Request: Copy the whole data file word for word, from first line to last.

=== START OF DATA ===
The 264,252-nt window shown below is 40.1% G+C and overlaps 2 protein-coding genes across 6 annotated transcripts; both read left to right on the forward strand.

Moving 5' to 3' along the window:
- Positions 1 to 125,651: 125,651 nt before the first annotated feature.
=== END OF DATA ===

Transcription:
The 264,252-nt window shown below is 40.1% G+C and overlaps 2 protein-coding genes across 6 annotated transcripts; both read left to right on the forward strand.

Moving 5' to 3' along the window:
- Positions 1 to 125,651: 125,651 nt before the first annotated feature.